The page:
Mango Passionfruit Smoothie


The internet is back! We would have had it sooner but our set up was timed perfectly with a nation-wide problem setting up cable internet for Telstra. Moving house went well, despite jettisoning half our worldly goods due to lack of storage space. A bit of perspective helped, looking at an object that has sat in your garage for four years unused, you have to be realistic about the exact same thing happening in the new house. My kitchen stayed mostly intact, I have all of my essentials and it’s lucky that the kitchen has the only cupboards to be found in the house. My sister and her boyf purchased an amazing kitchen island from Ikea that is the new home for my kitchen appliances, with space for two stools on the opposite side. I’m still adjusting to the COMPLETELY NORMAL OVEN that doesn’t burn the base of everything. The first time I put something in to bake without two trays protecting it I broke out in a sweat (or was that just the charming Queensland weather?). The blender once again has a permanent place on the counter for my daily breakfast smoothie and this is the recipe that I will be making for as long as I can get my paws mangoes.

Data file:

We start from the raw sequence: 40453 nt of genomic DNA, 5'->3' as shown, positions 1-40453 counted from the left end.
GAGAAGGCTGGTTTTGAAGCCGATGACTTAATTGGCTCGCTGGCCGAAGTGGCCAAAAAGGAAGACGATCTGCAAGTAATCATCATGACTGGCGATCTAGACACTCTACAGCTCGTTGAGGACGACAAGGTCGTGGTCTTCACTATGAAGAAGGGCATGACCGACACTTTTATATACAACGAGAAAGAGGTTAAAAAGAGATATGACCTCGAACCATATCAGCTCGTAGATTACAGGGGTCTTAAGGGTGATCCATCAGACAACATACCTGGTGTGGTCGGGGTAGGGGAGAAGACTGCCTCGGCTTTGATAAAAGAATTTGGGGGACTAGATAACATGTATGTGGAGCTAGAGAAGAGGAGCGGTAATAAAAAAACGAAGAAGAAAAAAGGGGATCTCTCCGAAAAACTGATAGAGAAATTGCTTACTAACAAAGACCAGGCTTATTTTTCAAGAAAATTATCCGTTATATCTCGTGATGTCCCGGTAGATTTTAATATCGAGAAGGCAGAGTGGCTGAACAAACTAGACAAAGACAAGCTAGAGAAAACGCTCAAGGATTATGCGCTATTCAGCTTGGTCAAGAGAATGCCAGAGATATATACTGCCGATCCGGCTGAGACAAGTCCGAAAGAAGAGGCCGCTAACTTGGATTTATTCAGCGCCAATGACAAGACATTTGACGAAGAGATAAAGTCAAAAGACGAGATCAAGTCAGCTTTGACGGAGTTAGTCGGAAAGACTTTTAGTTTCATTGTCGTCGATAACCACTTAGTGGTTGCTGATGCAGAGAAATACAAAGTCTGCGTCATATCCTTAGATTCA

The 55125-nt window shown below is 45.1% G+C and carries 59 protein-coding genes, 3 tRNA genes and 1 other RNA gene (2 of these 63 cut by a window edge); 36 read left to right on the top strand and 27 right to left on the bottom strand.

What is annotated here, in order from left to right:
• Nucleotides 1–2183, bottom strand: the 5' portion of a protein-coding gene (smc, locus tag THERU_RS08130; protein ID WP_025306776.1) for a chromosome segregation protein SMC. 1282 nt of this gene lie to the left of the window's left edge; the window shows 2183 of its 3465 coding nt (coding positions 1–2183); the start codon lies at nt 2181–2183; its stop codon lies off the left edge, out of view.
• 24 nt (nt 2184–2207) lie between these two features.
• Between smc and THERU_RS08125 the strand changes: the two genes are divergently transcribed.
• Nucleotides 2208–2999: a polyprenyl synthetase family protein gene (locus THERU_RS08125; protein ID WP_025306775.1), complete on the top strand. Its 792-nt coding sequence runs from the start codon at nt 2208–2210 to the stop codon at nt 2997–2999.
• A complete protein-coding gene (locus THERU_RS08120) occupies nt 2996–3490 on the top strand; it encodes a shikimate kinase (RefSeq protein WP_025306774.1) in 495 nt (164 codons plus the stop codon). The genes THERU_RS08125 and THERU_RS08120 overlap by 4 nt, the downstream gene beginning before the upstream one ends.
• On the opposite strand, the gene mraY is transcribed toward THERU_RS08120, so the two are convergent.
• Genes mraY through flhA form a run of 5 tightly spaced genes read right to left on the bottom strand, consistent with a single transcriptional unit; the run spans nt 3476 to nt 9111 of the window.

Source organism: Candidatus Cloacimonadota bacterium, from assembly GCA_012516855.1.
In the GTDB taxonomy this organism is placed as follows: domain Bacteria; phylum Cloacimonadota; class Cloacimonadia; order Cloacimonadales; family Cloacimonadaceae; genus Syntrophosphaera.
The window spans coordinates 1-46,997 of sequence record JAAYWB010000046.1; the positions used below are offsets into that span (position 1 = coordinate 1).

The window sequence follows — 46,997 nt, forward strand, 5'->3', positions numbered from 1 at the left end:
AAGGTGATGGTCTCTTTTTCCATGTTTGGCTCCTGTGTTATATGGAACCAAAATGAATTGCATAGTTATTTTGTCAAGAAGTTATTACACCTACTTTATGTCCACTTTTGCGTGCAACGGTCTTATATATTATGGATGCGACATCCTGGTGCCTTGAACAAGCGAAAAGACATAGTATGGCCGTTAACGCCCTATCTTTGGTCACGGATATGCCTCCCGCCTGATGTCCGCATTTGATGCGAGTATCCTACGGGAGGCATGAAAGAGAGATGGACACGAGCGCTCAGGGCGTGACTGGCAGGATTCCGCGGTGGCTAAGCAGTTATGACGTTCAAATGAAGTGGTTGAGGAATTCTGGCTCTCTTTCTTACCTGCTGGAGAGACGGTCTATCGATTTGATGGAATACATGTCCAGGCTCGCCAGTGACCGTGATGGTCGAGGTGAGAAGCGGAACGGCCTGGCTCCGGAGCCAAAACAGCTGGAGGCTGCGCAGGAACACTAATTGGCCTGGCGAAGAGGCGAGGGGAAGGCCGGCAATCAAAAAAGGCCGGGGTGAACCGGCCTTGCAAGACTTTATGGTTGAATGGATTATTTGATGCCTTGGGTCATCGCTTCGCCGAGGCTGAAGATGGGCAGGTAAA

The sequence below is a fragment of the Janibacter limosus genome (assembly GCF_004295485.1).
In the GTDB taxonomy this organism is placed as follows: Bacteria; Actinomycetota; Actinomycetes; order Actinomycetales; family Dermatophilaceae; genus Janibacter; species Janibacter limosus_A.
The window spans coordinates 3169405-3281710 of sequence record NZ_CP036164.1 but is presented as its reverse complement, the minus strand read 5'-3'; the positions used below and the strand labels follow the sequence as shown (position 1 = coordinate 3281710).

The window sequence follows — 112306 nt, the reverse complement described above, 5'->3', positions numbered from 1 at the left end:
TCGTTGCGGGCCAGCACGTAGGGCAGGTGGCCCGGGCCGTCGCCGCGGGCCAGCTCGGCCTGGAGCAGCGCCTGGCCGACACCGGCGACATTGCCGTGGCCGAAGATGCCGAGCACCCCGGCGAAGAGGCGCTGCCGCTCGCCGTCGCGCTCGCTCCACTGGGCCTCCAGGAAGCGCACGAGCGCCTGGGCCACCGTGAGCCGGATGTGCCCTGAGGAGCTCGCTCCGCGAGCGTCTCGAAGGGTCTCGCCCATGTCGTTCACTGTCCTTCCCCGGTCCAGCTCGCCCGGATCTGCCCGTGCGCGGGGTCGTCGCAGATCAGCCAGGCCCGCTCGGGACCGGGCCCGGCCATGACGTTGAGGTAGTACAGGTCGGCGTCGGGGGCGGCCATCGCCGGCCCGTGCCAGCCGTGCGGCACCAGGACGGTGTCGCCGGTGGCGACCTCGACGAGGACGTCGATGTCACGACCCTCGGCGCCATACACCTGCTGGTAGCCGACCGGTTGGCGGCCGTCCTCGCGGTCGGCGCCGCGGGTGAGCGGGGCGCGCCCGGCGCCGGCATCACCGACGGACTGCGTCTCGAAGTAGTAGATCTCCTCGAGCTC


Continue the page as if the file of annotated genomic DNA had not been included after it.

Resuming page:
5 passionfruits might seem a little excessive but what’s the point of putting them in if you can’t taste them? I add the lemon juice because I like everything to be sour but leave it out if you like your mango beverages sweet.

Mango Passionfruit Smoothie

pulp of 5 passionfruits

1 orange, skin and pith removed

juice of 1/2 lemon

flesh of 2 mangoes, frozen

big handful of kale

1 tbsp chia seeds

2 tbsp psyllium husk

3 tbsp rolled oats